In hindsight, it’s perhaps fitting that a biopic about “Weird Al” Yankovic—who spent much of his career parodying specific songs as well as entire genres of music—would be something of an absurdist and entertaining farce. With roots in a 2010 fake trailer for Funny Or Die that writer-director Eric Appel (who was behind the original sketch) and Yankovic reverse-engineered into a feature-length film, WEIRD: The Al Yankovic Story includes just about every single music biopic trope and cliché in the book.
Director: Eric Appel
Streaming: Roku Channel
Filtered through the lens of nearly every music biopic cliché you can muster, “Weird Al” Yankovic’s ‘life story’ becomes an absurd and entertaining meta parody of the genre. It doesn’t reinvent the wheel—’Walk Hard’ already thoroughly (and more successfully) covered this territory 15 years ago—and it can feel a bit repetitive, but it’s uproariously funny and Daniel Radcliffe fully commits to the bit.
A movie that kicks off in medias res before a grizzled narrator (who’s literally listed as “Grizzled Narrator” in the credits) brings us back to the beginning? Check. Unsupportive parents? Check. A random eureka moment leading to his first hit? Numerous cameos from fellow contemporaries? Check. A career nearly derailed by drugs, alcohol, and a girlfriend others believe is bad news? Check. A rousing and reflective speech at an award show? Check. There’s even a wrap-up end-credits song written and performed by Yankovic that, he sings, is “technically eligible for Oscar consideration.” (Ironically, Roku is rendering that point moot with its plans to submit the film for Emmy consideration instead.)
WEIRD’s satirical bent on the music biopic isn’t exactly covering new territory here; Walk Hard: The Dewey Cox Story skewered the music biopic subgenre so thoroughly 15 years ago that it’s hard to watch many of the music biopics that came after it—including several Oscar winners—fall into the same traps. WEIRD, at times, struggles to sustain itself and can’t entirely escape Walk Hard’s shadow. But it’s also hard to deny its charm with a fully committed Daniel Radcliffe performance.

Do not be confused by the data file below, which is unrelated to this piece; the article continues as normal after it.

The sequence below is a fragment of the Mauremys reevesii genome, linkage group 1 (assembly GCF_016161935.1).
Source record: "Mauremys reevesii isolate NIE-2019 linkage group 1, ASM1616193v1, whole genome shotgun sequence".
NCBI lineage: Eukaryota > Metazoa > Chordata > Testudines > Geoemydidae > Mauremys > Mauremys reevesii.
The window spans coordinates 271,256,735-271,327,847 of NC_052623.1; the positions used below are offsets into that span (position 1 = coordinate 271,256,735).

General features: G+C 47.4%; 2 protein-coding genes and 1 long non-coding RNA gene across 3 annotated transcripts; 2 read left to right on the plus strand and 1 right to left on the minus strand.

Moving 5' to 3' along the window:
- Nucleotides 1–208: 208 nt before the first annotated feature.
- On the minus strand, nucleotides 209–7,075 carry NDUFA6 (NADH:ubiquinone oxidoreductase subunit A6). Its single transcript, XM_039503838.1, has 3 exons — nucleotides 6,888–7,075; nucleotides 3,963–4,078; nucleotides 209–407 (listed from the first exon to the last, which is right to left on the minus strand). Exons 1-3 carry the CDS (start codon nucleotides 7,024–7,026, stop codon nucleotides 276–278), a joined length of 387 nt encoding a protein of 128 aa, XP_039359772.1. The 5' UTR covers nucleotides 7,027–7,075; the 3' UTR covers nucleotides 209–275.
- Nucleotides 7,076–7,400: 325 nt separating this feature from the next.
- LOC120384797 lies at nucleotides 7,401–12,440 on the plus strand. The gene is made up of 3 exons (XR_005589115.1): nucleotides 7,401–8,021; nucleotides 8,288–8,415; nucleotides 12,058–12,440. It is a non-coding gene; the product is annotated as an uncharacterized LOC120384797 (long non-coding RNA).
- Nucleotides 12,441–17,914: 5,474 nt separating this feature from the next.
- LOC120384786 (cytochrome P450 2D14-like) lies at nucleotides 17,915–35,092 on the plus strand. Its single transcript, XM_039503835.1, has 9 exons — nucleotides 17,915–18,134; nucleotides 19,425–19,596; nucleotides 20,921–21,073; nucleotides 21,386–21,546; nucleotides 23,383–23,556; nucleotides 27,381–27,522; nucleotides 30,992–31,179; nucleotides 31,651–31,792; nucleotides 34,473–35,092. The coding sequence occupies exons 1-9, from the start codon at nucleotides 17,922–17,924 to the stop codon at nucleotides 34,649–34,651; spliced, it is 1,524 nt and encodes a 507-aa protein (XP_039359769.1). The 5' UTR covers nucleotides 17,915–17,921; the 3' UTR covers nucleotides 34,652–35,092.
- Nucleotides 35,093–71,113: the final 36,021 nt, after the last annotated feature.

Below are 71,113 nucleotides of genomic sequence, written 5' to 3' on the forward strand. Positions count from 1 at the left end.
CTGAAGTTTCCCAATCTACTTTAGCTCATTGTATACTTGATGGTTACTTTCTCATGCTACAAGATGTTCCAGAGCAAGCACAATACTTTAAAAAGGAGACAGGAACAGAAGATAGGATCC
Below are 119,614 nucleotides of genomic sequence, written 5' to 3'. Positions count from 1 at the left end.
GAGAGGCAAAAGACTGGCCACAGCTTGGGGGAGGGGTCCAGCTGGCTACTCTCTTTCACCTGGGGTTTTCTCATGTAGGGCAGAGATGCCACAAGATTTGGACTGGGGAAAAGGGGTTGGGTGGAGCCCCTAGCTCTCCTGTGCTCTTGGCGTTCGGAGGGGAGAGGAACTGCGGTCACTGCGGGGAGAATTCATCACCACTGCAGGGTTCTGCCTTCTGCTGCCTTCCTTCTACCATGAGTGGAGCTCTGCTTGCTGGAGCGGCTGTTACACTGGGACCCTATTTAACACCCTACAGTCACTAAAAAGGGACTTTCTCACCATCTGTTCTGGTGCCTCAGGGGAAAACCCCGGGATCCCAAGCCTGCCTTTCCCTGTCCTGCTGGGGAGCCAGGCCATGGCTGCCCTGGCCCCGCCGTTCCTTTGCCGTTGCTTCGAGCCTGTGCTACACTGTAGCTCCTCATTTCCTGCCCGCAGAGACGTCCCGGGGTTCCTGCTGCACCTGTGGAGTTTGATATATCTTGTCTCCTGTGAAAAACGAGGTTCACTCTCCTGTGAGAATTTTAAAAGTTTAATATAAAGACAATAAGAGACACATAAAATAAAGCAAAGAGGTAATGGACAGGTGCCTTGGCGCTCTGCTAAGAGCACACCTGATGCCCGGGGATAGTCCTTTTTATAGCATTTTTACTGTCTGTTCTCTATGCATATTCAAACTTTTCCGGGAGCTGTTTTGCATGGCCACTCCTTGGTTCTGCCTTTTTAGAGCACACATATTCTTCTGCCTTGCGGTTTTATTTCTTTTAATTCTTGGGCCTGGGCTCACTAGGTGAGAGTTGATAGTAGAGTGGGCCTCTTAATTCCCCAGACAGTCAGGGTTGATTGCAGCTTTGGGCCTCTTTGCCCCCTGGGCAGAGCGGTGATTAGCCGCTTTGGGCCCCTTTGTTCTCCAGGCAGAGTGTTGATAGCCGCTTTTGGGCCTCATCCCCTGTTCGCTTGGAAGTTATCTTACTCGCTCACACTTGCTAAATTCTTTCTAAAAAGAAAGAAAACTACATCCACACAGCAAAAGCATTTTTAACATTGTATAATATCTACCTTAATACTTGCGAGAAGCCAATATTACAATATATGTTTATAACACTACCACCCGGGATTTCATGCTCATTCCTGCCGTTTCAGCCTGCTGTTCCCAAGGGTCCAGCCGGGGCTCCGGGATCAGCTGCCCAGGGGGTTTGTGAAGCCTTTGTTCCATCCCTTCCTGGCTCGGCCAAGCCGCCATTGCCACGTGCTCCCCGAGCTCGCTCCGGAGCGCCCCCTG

Radcliffe, whose post-Harry Potter career has been full of fascinating (and often intriguing) choices, knows precisely what kind of movie he’s in. He, along with the rest of the cast, plays Weird completely straight, wringing every bit of drama out of a script overstuffed with jokes. Whether he’s showing off his platinum albums (all five of them) around his neck to Oprah Winfrey (Quinta Brunson) in a closet full of Hawaiian shirts, setting off on a whirlwind romance with Madonna (Evan Rachel Wood) at the expense of his band, or upset about the possibility that an original song he wrote will be thought of as the parody, Al Yankovic is determined to experience every possible cliché with as much feeling as possible.
“What kind of sick freak changes the words to someone else’s song?” Al bemoans without a hint of irony or realization that after fucking around, he found out; it’s a glorious line reading.
There are some nuggets of truth embedded in WEIRD. Al Yankovic’s parents are indeed named Nick (Halt and Catch Fire’s Toby Huss) and Mary (Mare of Easttown’s Julianne Nicholson), he got his first accordion from a door-to-door salesman, and radio DJ Dr. Demento (Rainn Wilson) played his first song on the radio. The script isn’t concerned with the truth or even an embellished version of it, but for Weird, that’s a feature, not a bug.
It doesn’t matter, as WEIRD takes us through a childhood fraught with a father who doesn’t support Al’s love of accordions to the music industry who doubts his skills, that it’s not true. (One of the record label execs who admonishes, then later signs, Al is played by Yankovic himself, who gets to throw plenty of meta-fueled barbs at his movie counterpart.) Or when, just as the music biopic starts losing steam, WEIRD changes genres, offering new levels of absurdity to behold. The film barely lets one joke land before throwing another zinger to the wall, and while it can be overwhelming, it also offers one of the more enjoyable music biopic viewing experiences I’ve had in a while.
With the real Yankovic providing vocals and playing the accordion, it includes performances of several songs fans will instantly recognize along with a plethora of cameos (both by fellow artists and the actors playing them) to flesh out the world. It’s a spectacle in itself, one that never tries to hide what it’s doing. Radcliffe embodies all of those absurdities with aplomb, and the film wouldn’t work nearly half as well if he were any less committed to playing each and every joke to its natural conclusion.
Perhaps one day we might get a true-to-life “Weird Al” biopic gracing our screens. But it’s hard to imagine it pulling off the meta-feat like the fake one we have right now. What a gift.
WEIRD: The Al Yankovic Story will debut on the Roku Channel on Nov. 4.